I sat in her half-empty apartment, sorting what I would donate immediately to the Cancer Society Shop, a few blocks away from where she lived. They were all clothes I hadn't seen her wear in a while, so they were easier to part with.I dropped off a half-dozen bags brimming with non-descript sweaters and blazers, the things she kept around on the rare occasions she wanted to blend in.The woman who took the clothes assessed them for quality and re-sale value, and I left feeling like I'd given away a piece of myself I couldn't get back.
Making Excuses to Keep Her Clothes
I kept a few suitcases full of my mom's clothes, the most unusual ones that embodied her personal style. I drove them to my home, placed them in the garage, and forgot about them until I needed the suitcases for a family vacation a few months later. I rummaged through the case, and at first, I was excited to see the clothes – but then I remembered that Mom was four sizes larger than me.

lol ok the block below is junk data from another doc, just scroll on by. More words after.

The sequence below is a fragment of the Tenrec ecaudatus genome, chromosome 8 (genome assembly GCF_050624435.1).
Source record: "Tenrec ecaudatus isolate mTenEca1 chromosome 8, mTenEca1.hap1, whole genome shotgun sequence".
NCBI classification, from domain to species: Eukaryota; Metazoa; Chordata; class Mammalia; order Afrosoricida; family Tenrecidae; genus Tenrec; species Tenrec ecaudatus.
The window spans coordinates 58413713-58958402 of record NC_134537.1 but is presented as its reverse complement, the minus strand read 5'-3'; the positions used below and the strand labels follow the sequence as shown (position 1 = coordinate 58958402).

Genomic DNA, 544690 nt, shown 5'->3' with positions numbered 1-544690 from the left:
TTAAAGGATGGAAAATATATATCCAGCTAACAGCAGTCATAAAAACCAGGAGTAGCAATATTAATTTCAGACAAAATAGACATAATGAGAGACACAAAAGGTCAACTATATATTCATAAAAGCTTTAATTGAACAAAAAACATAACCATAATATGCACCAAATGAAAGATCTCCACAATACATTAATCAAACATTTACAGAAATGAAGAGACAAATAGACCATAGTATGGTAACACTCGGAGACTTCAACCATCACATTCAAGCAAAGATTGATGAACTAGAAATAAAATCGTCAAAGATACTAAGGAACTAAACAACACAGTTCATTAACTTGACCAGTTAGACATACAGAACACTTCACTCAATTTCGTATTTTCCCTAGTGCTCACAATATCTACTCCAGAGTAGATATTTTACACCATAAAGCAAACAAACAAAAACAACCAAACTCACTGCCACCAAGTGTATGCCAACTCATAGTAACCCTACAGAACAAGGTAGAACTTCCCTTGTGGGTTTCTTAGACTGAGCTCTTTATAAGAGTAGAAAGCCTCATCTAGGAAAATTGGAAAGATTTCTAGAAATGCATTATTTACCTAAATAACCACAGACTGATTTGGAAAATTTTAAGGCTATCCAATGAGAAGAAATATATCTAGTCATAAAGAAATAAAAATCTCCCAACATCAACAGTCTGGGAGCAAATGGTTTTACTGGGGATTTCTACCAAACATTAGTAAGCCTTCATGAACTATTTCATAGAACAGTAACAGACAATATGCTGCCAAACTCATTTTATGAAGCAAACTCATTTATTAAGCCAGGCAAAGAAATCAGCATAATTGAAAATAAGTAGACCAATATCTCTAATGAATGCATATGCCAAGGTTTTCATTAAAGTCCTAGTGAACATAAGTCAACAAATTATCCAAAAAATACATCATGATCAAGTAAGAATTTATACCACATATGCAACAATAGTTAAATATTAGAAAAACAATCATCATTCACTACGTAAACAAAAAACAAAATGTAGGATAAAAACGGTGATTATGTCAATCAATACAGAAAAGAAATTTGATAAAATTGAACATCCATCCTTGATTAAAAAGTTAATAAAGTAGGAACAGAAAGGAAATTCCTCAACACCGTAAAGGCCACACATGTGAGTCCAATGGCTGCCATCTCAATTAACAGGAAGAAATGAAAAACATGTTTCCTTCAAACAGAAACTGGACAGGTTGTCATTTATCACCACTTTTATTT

I reached down to find a purple sweater and lifted it immediately to my nose. I breathed in my mom's scent — a combination of Redken hair conditioner, Right Guard deodorant and Arm & Hammer laundry detergent. I could almost feel her arms around me.
"Now what am I going to do?" I asked.
I took four paper shopping bags from the kitchen cabinet and shoved the clothes inside. Then, trying to motivate myself to donate them, I stuck them in the trunk of my car. Months passed, the seasons changed. I made excuses to continue holding on to the clothes. The heavy sweaters in the bag would be of little need to anyone in my Northern California coastal town in spring.
Summer came, and toward the end, I drove to a charity shop with the idea that I would finally let these things go. It was what Mom would have wanted.
I still really don't know what to do with the clothes and sometimes I wonder what I'm holding onto.
Born in New York City towards the end of the Great Depression, my mom would have hated the idea of a perfectly good jacket or pair of shoes just sitting unused in a car. Surely there was someone who could benefit from the clothes. After all, they were still in good shape.
"Why don't you give them to someone who needs them?" she would have said.